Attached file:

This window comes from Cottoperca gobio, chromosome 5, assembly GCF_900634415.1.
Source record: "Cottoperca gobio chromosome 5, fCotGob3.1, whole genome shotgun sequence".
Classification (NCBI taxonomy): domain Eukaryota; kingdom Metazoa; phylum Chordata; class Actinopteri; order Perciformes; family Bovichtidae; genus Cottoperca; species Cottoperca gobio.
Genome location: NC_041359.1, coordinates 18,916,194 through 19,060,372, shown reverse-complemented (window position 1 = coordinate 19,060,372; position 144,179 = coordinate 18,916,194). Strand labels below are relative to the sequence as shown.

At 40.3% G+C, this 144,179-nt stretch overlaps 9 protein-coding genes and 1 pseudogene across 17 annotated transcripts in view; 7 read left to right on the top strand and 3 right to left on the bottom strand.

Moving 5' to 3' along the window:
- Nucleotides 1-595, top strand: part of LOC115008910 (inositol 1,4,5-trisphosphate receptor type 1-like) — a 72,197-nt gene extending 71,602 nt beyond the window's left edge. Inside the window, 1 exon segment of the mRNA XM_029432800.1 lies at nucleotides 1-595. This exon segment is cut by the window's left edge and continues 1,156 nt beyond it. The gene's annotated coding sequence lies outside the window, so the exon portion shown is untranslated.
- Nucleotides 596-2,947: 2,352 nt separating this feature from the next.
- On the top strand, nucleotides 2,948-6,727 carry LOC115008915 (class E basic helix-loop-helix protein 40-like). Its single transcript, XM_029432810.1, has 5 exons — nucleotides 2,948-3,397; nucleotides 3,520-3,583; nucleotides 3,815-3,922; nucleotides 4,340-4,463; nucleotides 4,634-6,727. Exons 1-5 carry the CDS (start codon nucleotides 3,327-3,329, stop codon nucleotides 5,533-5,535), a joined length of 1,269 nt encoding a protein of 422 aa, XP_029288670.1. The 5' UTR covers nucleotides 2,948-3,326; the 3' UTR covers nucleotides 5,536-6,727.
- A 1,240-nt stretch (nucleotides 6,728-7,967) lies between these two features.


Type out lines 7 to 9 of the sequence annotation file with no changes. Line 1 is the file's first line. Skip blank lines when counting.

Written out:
- Nucleotides 1-595, top strand: part of LOC115008910 (inositol 1,4,5-trisphosphate receptor type 1-like) — a 72,197-nt gene extending 71,602 nt beyond the window's left edge. Inside the window, 1 exon segment of the mRNA XM_029432800.1 lies at nucleotides 1-595. This exon segment is cut by the window's left edge and continues 1,156 nt beyond it. The gene's annotated coding sequence lies outside the window, so the exon portion shown is untranslated.
- Nucleotides 596-2,947: 2,352 nt separating this feature from the next.
- On the top strand, nucleotides 2,948-6,727 carry LOC115008915 (class E basic helix-loop-helix protein 40-like). Its single transcript, XM_029432810.1, has 5 exons — nucleotides 2,948-3,397; nucleotides 3,520-3,583; nucleotides 3,815-3,922; nucleotides 4,340-4,463; nucleotides 4,634-6,727. Exons 1-5 carry the CDS (start codon nucleotides 3,327-3,329, stop codon nucleotides 5,533-5,535), a joined length of 1,269 nt encoding a protein of 422 aa, XP_029288670.1. The 5' UTR covers nucleotides 2,948-3,326; the 3' UTR covers nucleotides 5,536-6,727.